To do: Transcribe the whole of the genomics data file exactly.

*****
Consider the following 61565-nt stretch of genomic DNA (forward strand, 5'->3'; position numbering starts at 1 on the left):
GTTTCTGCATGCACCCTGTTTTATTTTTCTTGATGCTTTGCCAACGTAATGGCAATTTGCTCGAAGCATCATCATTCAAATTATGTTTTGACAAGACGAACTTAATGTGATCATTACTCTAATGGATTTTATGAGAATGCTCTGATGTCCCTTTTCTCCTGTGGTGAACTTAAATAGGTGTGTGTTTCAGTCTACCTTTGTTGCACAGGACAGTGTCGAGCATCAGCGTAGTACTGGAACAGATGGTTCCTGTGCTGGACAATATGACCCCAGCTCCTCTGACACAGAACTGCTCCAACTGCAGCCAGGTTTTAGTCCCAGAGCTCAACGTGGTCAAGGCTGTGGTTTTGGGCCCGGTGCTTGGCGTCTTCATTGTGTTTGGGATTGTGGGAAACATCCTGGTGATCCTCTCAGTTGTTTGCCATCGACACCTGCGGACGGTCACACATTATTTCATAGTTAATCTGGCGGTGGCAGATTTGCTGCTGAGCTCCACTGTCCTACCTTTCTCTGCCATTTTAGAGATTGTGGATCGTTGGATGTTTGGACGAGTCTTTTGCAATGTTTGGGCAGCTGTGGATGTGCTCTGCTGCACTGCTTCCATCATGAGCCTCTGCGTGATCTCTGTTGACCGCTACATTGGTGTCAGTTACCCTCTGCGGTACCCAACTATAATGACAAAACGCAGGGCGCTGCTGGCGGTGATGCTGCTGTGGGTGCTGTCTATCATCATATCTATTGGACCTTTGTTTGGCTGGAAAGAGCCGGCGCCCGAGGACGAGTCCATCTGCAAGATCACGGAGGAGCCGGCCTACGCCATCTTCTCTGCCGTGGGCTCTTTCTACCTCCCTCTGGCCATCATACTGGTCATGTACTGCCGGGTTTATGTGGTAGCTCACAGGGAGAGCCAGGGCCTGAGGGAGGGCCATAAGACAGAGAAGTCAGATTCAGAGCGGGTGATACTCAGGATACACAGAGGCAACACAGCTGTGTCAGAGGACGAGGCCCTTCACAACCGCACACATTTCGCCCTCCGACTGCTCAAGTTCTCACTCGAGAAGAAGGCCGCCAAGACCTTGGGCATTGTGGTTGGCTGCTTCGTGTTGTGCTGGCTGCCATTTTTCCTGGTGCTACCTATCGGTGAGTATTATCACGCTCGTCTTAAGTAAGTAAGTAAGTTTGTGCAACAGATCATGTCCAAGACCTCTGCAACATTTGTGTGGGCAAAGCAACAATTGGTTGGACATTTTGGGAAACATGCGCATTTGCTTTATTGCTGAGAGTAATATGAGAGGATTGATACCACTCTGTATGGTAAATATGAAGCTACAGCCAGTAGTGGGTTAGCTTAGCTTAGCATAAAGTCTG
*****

Consider the following 61565-nt stretch of genomic DNA (forward strand, 5'->3'; position numbering starts at 1 on the left):
GTTTCTGCATGCACCCTGTTTTATTTTTCTTGATGCTTTGCCAACGTAATGGCAATTTGCTCGAAGCATCATCATTCAAATTATGTTTTGACAAGACGAACTTAATGTGATCATTACTCTAATGGATTTTATGAGAATGCTCTGATGTCCCTTTTCTCCTGTGGTGAACTTAAATAGGTGTGTGTTTCAGTCTACCTTTGTTGCACAGGACAGTGTCGAGCATCAGCGTAGTACTGGAACAGATGGTTCCTGTGCTGGACAATATGACCCCAGCTCCTCTGACACAGAACTGCTCCAACTGCAGCCAGGTTTTAGTCCCAGAGCTCAACGTGGTCAAGGCTGTGGTTTTGGGCCCGGTGCTTGGCGTCTTCATTGTGTTTGGGATTGTGGGAAACATCCTGGTGATCCTCTCAGTTGTTTGCCATCGACACCTGCGGACGGTCACACATTATTTCATAGTTAATCTGGCGGTGGCAGATTTGCTGCTGAGCTCCACTGTCCTACCTTTCTCTGCCATTTTAGAGATTGTGGATCGTTGGATGTTTGGACGAGTCTTTTGCAATGTTTGGGCAGCTGTGGATGTGCTCTGCTGCACTGCTTCCATCATGAGCCTCTGCGTGATCTCTGTTGACCGCTACATTGGTGTCAGTTACCCTCTGCGGTACCCAACTATAATGACAAAACGCAGGGCGCTGCTGGCGGTGATGCTGCTGTGGGTGCTGTCTATCATCATATCTATTGGACCTTTGTTTGGCTGGAAAGAGCCGGCGCCCGAGGACGAGTCCATCTGCAAGATCACGGAGGAGCCGGCCTACGCCATCTTCTCTGCCGTGGGCTCTTTCTACCTCCCTCTGGCCATCATACTGGTCATGTACTGCCGGGTTTATGTGGTAGCTCACAGGGAGAGCCAGGGCCTGAGGGAGGGCCATAAGACAGAGAAGTCAGATTCAGAGCGGGTGATACTCAGGATACACAGAGGCAACACAGCTGTGTCAGAGGACGAGGCCCTTCACAACCGCACACATTTCGCCCTCCGACTGCTCAAGTTCTCACTCGAGAAGAAGGCCGCCAAGACCTTGGGCATTGTGGTTGGCTGCTTCGTGTTGTGCTGGCTGCCATTTTTCCTGGTGCTACCTATCGGTGAGTATTATCACGCTCGTCTTAAGTAAGTAAGTAAGTTTGTGCAACAGATCATGTCCAAGACCTCTGCAACATTTGTGTGGGCAAAGCAACAATTGGTTGGACATTTTGGGAAACATGCGCATTTGCTTTATTGCTGAGAGTAATATGAGAGGATTGATACCACTCTGTATGGTAAATATGAAGCTACAGCCAGTAGTGGGTTAGCTTAGCTTAGCATAAAGTCTG